Governor Kenneth Mapp announced during a press conference at the Frenchman’s Reef Beach Resort in St. Thomas on Wednesday, that he was sending a bill to the 32nd Legislature that would allow hotels to raise the occupancy tax –a tax on the rental of rooms that the government levies — by up to 20 percent, which is 4.5 percent shy of a 100 percent increase on the occupancy tax currently paid by guests of hotels in the territory.
The governor explained the measure this way: “Imagine a hotel that elects to impose a 5 percent economic recovery fee to help fund renovations to a wing of guestrooms. Imposing the fee will effectively increase its occupancy tax from 12.5 percent to 17.5 percent. Upon collection, the additional 5 percent will be placed in an interest-bearing trust account, from which the hotel can withdraw funds to pay for expenses relating to the renovations. The hotel thus obtains a new revenue stream for funding improvements, without taking any existing revenues away from the government.”
And he said the bill, if ratified by the Senate, would help hotels damaged by the 2017 storms reopen faster. “With my proposed legislation, hotels will be able to open sooner, so I ask the Legislature for its prompt consideration and support to keep moving our territory forward,” Mr. Mapp said.
According Government House, the measure does not obligate government resources; instead, hotels would take the risk of raising the occupancy tax above the government-mandated 12.5 percent on their own accord.
But a few lingering questions remain: It was not clear how the measure would cause damaged hotels to reopen sooner, as the bill itself only works if a hotel has rooms available for rent. And it was not clear why the additional tax to recoup losses were being levied if these facilities were insured. And if they were, why guests would foot the bill for the cost to rebuild and expand is yet another unanswered question. Also unclear is whether Virgin Islanders, who themselves are recovering from the devastating storms, would be exempted from the additional tax — and whether the new tax comes with an expiration date.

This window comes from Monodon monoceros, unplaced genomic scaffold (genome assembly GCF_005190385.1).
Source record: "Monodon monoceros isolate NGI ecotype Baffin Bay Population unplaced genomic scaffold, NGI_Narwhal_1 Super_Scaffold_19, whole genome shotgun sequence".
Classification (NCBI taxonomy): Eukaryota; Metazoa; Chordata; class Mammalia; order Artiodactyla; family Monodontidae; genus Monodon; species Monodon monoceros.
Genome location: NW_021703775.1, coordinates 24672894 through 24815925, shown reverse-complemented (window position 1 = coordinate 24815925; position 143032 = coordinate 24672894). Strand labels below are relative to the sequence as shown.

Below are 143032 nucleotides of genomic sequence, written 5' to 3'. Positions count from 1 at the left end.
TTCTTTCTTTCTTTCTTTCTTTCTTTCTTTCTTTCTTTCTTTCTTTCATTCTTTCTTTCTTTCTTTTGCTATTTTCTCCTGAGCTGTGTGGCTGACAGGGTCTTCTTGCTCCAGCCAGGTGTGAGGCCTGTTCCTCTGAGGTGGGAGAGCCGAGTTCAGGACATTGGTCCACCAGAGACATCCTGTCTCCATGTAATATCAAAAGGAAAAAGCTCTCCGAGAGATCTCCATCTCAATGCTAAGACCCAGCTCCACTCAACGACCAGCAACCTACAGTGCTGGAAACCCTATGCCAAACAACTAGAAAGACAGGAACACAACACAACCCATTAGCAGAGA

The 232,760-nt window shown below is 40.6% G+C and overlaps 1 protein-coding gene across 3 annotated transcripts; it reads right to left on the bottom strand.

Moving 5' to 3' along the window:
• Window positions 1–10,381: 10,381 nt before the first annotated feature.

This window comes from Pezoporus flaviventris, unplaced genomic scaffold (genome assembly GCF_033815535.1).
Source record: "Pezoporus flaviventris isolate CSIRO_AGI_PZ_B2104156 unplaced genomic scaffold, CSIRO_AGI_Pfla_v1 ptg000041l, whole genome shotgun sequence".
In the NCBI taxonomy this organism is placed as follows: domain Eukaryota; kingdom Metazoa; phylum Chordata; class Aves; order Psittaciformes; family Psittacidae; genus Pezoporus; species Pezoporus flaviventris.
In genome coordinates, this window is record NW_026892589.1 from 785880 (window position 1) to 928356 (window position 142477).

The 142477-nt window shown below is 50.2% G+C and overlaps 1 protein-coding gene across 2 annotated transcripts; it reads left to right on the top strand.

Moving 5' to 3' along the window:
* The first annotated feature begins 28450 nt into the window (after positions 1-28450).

The territory’s occupancy tax is already among the highest in the Caribbean, with some of the USVI’s closest tourism competitors, including St. Maarten, St. Kitts and Nevis, Bahamas and Barbados, having room taxes considerably lower than the territory’s, according to Trip Savvy, a travel site written by experts, which is also a top-10 travel information site as measured by ComScore.
St. Maarten, for example, has a hotel occupancy tax of 5 percent, while the Bahamas’s levy is 7.5 percent. Puerto Rico, the territory’s closest neighbor, is at 9 percent.
The comparison becomes much starker when the USVI’s occupancy tax is compared to U.S. mainland states. According to the National Conference of Sate Legislators, among the 50 states, the District Columbia and Puerto Rico, only 3 jurisdictions have higher occupancy tax rates than the U.S. Virgin Islands: Connecticut with 15 percent, Hawaii with 13.25 percent, and the District of Columbia with 14.8 percent.
While the bill was announced as part of the reopening of the Frenchman’s Reef Beach Resort, which has been set for 2020, there was no indication reopening would stall if the measure failed in the Senate.
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